8. The cause of Cornelius, O judges, arises from the law which Lucius Gellius and Cnaeus Cornelius passed in accordance with the resolution of the senate. By that law we see that it is provided that those men shall be Roman citizens whom Cnaeus Pompeius shall separately present with the freedom of the city in accordance with the opinion of his council. Pompeius here in court asserts that Lucius Cornelius was so presented with it. The public records prove this to be the fact: the prosecutor admits it. But he says that no man of a people joined to us by treaty was capable by law of becoming one of our citizens, unless his own people ratified the measure.  Oh what a splendid interpreter of the law! what a fine authority on points of antiquity! what an admirable corrector and reformer of our state, to imagine that treaties impose such a penalty on those who are bound by them, as to make them all incapable of receiving our rewards and kindnesses! For what can possibly be said more ignorant than that it is requisite for the federate cities to ratify such a transaction? For that is not a right peculiar to federate cities, but to all free nations. But the whole of this, O judges, has at all times depended on this consideration, and on this intention,—that when the Roman people had ordered anything, if the allied peoples and the Latins had adopted and ratified it, and if the law which we had among ourselves was in this manner established among some people on a firm footing, then that people should be bound by the obligations of that law; not in such a manner as to detract in the least from our privileges, but that those nations might enjoy either that law which was established among us, or some other advantage and benefit.  Caius Furius, in the time of our ancestors, passed a law concerning wills Quintus Voconius passed another concerning the inheritances of women; innumerable other laws have been passed about civil law; the Latins have adopted whatever of them they have chosen; even by the Julian law itself, by which the rights of citizenship were given to the allies and to the Latins, it was decreed that those people who did not ratify the law should not have the freedom of the city, which circumstance gave rise to a great contention among the people of Heraclea, and among the people of Neapolis,1 as a great part of the population in those states preferred the liberty which they enjoyed by virtue of their treaty with us to the rights of citizenship. Lastly, this is the meaning both of that law and of that expression, that the peoples who do ratify it enjoy its advantages owing to our kindness, and not owing to any right of their own.  When the Roman people has enacted anything, if it be a matter of that sort, that it appears it may be granted also to some other nations, whether joined to us by a treaty, or free to decide themselves which law they prefer using, not about our affairs, but about their own; then it seems necessary to inquire whether they have adopted and ratified our law, or not; but the senate never intended that those peoples should have the power of ratifying or declining to ratify measures which concern our republic, our empire our wars, our victory, and our safety.2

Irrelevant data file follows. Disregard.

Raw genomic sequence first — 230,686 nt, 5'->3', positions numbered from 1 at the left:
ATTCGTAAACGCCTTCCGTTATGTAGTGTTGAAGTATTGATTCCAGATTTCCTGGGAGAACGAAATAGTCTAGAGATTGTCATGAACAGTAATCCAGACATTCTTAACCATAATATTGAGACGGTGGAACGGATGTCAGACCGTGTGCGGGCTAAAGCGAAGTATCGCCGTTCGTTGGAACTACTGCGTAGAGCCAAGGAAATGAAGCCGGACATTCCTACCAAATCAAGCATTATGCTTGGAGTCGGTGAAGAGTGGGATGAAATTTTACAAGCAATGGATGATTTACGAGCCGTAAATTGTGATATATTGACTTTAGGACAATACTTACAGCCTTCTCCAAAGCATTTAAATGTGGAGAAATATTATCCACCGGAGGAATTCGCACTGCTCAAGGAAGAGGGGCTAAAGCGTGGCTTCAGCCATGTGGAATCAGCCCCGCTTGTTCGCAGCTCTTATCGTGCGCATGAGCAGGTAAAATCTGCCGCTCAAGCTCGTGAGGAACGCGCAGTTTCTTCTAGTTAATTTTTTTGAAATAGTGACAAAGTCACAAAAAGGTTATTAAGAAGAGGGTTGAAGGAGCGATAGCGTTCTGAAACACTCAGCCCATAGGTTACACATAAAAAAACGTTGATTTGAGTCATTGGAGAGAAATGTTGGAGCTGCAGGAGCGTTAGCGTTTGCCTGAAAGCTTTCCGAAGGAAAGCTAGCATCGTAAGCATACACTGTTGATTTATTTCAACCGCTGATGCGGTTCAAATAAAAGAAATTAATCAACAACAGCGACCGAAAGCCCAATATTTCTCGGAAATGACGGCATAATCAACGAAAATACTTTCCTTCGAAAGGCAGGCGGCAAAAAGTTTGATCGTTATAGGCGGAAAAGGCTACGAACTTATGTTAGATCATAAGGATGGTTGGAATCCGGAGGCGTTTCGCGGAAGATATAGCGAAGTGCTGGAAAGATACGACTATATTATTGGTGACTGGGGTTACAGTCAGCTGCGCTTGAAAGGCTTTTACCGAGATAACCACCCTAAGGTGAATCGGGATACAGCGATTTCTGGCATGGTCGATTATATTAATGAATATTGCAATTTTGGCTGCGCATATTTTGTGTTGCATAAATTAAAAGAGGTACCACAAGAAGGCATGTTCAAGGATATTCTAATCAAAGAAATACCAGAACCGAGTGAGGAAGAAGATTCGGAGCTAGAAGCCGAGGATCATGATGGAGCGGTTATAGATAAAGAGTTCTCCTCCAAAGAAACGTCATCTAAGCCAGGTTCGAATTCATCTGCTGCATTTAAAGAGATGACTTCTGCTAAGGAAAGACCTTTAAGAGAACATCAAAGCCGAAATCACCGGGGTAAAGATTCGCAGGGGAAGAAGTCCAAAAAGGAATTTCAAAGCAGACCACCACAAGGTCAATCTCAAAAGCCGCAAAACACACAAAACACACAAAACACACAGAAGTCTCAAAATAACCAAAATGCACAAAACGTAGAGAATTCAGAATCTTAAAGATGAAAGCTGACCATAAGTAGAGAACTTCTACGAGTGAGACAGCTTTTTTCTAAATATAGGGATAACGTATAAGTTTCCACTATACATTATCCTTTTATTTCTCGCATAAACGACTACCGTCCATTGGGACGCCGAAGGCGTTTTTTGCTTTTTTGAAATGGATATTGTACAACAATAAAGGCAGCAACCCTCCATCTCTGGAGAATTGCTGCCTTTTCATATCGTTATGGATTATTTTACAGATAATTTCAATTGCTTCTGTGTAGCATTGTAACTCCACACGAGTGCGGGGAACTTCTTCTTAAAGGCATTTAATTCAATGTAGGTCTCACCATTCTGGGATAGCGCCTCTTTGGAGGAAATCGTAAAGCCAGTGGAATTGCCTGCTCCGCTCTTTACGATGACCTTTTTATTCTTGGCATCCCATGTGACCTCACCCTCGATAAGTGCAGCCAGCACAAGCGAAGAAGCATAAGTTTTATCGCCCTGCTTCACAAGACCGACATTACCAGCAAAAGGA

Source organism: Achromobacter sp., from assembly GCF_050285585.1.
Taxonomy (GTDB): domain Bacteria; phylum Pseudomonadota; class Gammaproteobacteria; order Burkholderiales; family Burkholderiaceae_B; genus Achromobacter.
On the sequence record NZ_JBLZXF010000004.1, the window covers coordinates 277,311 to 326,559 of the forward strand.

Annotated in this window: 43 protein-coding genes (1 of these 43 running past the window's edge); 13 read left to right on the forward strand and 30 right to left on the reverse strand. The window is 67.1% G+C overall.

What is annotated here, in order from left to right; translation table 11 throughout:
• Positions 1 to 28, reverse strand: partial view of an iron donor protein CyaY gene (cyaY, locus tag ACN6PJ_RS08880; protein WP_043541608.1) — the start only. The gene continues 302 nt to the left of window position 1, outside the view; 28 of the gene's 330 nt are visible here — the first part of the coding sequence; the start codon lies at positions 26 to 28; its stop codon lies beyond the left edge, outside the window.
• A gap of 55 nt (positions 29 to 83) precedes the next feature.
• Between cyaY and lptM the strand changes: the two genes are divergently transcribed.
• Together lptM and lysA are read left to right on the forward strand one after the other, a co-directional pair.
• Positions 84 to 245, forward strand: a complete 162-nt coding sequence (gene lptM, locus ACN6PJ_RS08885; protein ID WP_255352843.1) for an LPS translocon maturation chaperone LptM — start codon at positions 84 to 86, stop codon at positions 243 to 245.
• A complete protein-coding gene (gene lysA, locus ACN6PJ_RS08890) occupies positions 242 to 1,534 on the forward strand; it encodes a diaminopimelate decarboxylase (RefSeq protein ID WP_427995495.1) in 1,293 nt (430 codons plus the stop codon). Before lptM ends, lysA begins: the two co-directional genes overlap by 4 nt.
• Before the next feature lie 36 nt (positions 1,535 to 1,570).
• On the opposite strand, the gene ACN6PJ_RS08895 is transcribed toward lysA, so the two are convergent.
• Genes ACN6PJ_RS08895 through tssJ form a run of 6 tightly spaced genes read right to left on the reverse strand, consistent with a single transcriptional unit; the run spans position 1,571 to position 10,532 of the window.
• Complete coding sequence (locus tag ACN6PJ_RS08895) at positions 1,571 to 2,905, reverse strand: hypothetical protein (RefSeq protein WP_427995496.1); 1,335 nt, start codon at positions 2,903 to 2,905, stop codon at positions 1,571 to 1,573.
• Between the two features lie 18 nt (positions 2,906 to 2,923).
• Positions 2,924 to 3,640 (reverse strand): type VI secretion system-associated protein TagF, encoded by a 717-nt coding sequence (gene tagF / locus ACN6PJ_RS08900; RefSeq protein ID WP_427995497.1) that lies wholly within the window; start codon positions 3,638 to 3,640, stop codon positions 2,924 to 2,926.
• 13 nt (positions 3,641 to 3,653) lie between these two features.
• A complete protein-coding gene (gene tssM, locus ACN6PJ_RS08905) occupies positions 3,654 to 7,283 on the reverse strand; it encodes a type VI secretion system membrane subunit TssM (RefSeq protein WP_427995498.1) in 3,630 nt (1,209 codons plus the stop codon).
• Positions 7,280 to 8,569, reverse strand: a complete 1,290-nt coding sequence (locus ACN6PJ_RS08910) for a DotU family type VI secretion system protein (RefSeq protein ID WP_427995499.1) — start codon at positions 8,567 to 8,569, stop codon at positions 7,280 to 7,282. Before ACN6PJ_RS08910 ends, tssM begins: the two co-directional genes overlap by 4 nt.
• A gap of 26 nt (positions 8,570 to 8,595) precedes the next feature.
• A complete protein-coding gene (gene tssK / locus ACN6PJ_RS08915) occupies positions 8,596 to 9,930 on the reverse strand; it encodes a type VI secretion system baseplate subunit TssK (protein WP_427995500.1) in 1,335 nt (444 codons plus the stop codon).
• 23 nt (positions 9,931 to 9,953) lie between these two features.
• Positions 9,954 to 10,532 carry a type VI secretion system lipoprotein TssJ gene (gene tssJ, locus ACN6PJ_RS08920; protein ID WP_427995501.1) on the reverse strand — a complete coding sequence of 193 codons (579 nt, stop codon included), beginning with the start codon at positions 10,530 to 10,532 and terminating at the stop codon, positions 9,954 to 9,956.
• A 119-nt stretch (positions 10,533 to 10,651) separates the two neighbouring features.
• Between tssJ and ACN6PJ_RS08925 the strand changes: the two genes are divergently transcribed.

This text is part of:
Table of Contents:
THE SPEECH OF M. T. CICERO AGAINST PUBLIUS VATINIUS; CALLED ALSO, THE EXAMINATION OF PUBLIUS VATINIUS.
THE SPEECH OF M. T. CICERO IN DEFENCE OF LUCIUS CORNELIUS BALBUS.
2 In the seventh century of Rome, the terms foederatae civitates, foederati socii expressed those Italian states which were connected with Rome by a treaty. These names did not include Roman colonies or Latin colonies, or any place which had obtained the Roman civitas, or right of citizenship. They were independent states, yet under a general liability to furnish a contingent to the Roman army. It was the discontent among the foederati and their claim to be admitted to the privileges of Roman citizen, that led to the Social war.The Julia Lex mentioned in the text, gave the civitas to the Socii and Latini. It was passed B.C. 90. The expression fundus fio occurs frequently in the text here, for this lex Julia, and another law passed the next year contained a condition that the federate states should consent to accept what the lex offered or, as it was technically expressed, populus fundus fieret. Those who did not become fundi populi did not obtain the civitas. There were a few foederatae civitates out of Italy, of which, as we see, Gades was one. Massilia (Marseilles) and Saguntum (Murviedro) were so too. Vide Smith, Dict. Ant. p. 427, v. foederatae civitates. In which article Professor Long says, with reference to this cause, “It was objected to Balbus that he could not have the civitas, unless the state to which he belonged fundes factus esset, which was a complete misapprehension; for the term fundus in this sense applied to the whole state or community, whether federate or other free state, which accepted what was offered, and not to an individual of such state or community, who might accept the Roman civitas without asking the consent of his fellow-citizens at home, or without all of them receiving the same privilege that was offered to himself.”
This work is licensed under a Creative Commons Attribution-ShareAlike 3.0 United States License.
An XML version of this text is available for download, with the additional restriction that you offer Perseus any modifications you make. Perseus provides credit for all accepted changes, storing new additions in a versioning system.